Uterine fibroid tumors are almost always benign. These benign (non-cancerous) tumors are found in most scenarios, from the uterus of women in their 30s and 40s.
Fibroid tumors are solid tumors which are made of fibrous tissue, thus the title’fibroid’ tumor. Most often fibroids occur as numerous tumor masses that are slow-growing and often cause no symptoms.
The size of fibroids varies tremendously among women and a few are so small that a microscope is required to see them. Yet some women experience just one large fibroid tumor the size of a grapefruit or a fibroid which is so large it encircles the entire abdominal area. Such large claws may weigh up to 50 pounds; the largest, reported, fibroid ever recorded weighed in at 140 pounds.
No one is sure why fibroid tumors grow, but some facts seem clear:
- Fibroid tumors do not grow before the body starts producing estrogen throughout the start of menstruation
- fibroid tumors may continue to grow while estrogen is present
- they’ll grow very fast during pregnancy when the body is generating extra estrogen
- the tumors frequently shrink and vanish after menopause when the body stops producing estrogen
- a woman will almost never grow fibroid tumors after menopause.
The estrogen link appears to be quite clear, even though there are still some who doubt that the role estrogen plays in the progression of fibroid tumors since women with fibroids frequently have blood levels which reveal normal amounts of estrogen.
Kinds of Fibroid Tumors
Submucous Fibroids: These fibroids occur only below the lining of the uterus and can cause menstrual problems, including pain because they grow and continue around the pelvic area.
Intramural Fibroids: A round fibroid most often within the uterine wall which could cause enlargement of the uterus as they develop.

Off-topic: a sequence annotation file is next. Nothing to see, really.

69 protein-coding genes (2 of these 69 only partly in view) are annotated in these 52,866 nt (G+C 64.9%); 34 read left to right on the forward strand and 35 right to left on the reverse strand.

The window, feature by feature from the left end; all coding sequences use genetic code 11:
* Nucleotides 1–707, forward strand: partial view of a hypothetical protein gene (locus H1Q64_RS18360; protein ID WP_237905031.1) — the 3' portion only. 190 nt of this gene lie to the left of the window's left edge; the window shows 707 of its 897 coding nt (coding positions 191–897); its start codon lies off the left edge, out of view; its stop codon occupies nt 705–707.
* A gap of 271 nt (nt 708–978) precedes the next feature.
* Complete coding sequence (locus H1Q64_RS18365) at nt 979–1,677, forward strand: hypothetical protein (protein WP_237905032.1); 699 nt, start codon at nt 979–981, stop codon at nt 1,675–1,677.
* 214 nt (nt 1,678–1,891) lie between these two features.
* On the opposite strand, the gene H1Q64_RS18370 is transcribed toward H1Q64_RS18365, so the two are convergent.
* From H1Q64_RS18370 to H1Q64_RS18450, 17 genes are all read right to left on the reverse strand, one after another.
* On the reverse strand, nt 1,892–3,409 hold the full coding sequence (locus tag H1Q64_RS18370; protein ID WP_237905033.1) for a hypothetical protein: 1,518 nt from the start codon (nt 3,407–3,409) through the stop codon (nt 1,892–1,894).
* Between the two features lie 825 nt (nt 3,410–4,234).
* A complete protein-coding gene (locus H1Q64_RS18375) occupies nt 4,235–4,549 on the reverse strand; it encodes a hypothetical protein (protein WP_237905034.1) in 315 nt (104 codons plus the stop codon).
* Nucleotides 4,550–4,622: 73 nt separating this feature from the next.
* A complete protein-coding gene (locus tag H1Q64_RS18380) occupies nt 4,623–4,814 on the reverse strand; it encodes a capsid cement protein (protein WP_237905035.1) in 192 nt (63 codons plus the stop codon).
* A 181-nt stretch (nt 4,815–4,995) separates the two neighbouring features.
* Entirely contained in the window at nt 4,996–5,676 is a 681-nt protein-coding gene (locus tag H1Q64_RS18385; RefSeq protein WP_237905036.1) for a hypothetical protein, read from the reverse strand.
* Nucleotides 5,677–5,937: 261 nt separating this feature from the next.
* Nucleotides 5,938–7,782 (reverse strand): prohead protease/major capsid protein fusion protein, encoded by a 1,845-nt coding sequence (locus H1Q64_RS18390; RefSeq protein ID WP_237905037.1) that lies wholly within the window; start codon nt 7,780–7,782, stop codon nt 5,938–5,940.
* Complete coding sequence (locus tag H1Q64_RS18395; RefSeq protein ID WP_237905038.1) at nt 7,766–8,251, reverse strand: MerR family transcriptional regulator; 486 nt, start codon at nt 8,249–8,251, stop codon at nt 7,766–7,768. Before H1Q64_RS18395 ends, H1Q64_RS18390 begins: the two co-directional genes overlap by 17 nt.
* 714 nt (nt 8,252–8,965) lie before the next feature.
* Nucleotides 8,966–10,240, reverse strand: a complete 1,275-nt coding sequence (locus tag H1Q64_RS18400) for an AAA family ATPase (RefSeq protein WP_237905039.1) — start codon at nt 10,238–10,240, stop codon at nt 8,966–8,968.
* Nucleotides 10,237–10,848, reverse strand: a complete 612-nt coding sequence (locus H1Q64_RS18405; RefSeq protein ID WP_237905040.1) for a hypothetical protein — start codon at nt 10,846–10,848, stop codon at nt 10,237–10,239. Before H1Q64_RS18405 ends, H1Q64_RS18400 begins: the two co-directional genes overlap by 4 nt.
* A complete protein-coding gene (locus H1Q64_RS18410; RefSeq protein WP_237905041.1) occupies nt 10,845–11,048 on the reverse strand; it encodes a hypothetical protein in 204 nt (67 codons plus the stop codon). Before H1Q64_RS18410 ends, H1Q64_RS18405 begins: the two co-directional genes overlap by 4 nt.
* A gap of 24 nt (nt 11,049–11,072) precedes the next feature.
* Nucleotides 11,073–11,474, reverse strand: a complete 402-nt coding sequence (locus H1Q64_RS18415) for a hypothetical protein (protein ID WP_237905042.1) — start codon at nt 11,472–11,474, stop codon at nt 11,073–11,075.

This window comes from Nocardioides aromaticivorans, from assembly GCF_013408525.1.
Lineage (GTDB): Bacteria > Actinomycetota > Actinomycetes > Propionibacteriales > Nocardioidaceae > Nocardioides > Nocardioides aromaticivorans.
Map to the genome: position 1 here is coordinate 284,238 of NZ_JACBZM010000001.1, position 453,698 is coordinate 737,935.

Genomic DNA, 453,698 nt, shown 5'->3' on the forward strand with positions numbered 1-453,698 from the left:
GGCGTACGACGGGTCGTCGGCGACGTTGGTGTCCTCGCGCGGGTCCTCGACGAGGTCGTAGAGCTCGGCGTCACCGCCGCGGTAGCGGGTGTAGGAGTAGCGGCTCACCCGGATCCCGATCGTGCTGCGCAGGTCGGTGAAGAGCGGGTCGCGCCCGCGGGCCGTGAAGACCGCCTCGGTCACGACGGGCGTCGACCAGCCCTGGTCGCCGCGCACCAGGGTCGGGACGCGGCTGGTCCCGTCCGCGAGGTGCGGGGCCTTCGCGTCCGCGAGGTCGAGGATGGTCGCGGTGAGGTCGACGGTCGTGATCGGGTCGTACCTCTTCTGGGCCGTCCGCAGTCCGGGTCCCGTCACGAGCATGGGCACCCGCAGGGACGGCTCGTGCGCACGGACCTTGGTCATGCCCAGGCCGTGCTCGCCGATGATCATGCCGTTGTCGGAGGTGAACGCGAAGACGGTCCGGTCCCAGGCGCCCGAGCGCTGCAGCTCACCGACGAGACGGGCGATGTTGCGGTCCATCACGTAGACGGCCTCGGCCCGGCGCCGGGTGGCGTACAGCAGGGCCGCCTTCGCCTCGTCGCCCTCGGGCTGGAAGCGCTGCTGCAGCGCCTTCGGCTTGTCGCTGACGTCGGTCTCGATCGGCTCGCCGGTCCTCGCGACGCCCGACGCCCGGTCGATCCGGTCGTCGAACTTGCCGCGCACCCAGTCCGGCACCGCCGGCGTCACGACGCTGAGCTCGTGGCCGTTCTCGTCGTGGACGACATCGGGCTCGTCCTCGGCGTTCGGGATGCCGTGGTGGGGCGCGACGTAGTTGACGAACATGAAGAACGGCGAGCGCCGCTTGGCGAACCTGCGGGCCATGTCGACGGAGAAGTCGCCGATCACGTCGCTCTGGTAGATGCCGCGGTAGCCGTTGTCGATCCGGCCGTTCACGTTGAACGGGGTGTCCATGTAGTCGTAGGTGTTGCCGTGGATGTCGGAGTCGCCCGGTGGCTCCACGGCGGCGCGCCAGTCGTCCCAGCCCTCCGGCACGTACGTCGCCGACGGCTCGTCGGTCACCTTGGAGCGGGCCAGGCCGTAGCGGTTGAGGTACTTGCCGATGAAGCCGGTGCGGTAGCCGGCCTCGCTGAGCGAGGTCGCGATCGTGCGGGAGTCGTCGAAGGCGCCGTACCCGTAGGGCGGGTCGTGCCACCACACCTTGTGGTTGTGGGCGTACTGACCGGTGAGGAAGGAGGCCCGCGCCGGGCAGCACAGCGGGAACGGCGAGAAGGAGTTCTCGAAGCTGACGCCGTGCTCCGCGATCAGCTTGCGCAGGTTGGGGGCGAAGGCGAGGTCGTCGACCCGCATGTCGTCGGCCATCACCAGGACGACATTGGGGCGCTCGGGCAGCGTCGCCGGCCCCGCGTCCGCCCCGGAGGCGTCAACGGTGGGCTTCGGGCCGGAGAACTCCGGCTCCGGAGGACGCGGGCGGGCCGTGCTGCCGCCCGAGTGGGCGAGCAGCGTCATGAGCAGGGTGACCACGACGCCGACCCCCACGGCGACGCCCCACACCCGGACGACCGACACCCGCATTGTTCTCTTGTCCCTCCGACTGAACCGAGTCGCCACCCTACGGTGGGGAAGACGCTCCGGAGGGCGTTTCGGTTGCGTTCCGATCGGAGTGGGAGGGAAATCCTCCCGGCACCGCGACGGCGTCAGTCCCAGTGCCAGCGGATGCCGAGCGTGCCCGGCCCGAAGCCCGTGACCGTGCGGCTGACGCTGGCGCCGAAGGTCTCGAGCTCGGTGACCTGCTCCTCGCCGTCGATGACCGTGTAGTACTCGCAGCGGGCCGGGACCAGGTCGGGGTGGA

Subserous Fibroids: This fibroid grows on the outer wall of the uterus and usually causes no symptoms until it grows large enough to interfere with other organs.
Pedunculated Fibroids: These fibroids develop when a subserous fibroid grows a peduncle (stem ), as they grow bigger they might become twisted and cause acute pain.
Interligamentous Fibroid: A fibroid which develops sideways between the ligaments which support the uterus in the gut region. This type of fibroid is particularly tough to remove without the possibility of interfering with the blood supply or other organs.
Parasitic Fibroid: The rarest form of fibroid tumor happens when a fibroid attaches itself to another organ.
Identification of fibroids is usually made by your physician during your annual gynecological exam when your physician feels a bulk, they frequently are found if your doctor is seeking something else or may never be discovered if you do not experience symptoms. However, bigger jelqing can make evaluation of your own clitoris impossible if they grow near your uterus.
An ultrasound scan can be ordered when these masses are felt by your physician to ascertain the reason for the mass, but some fibroids appear on sonograms as ovarian cysts and operation is the only way a precise diagnosis could be made.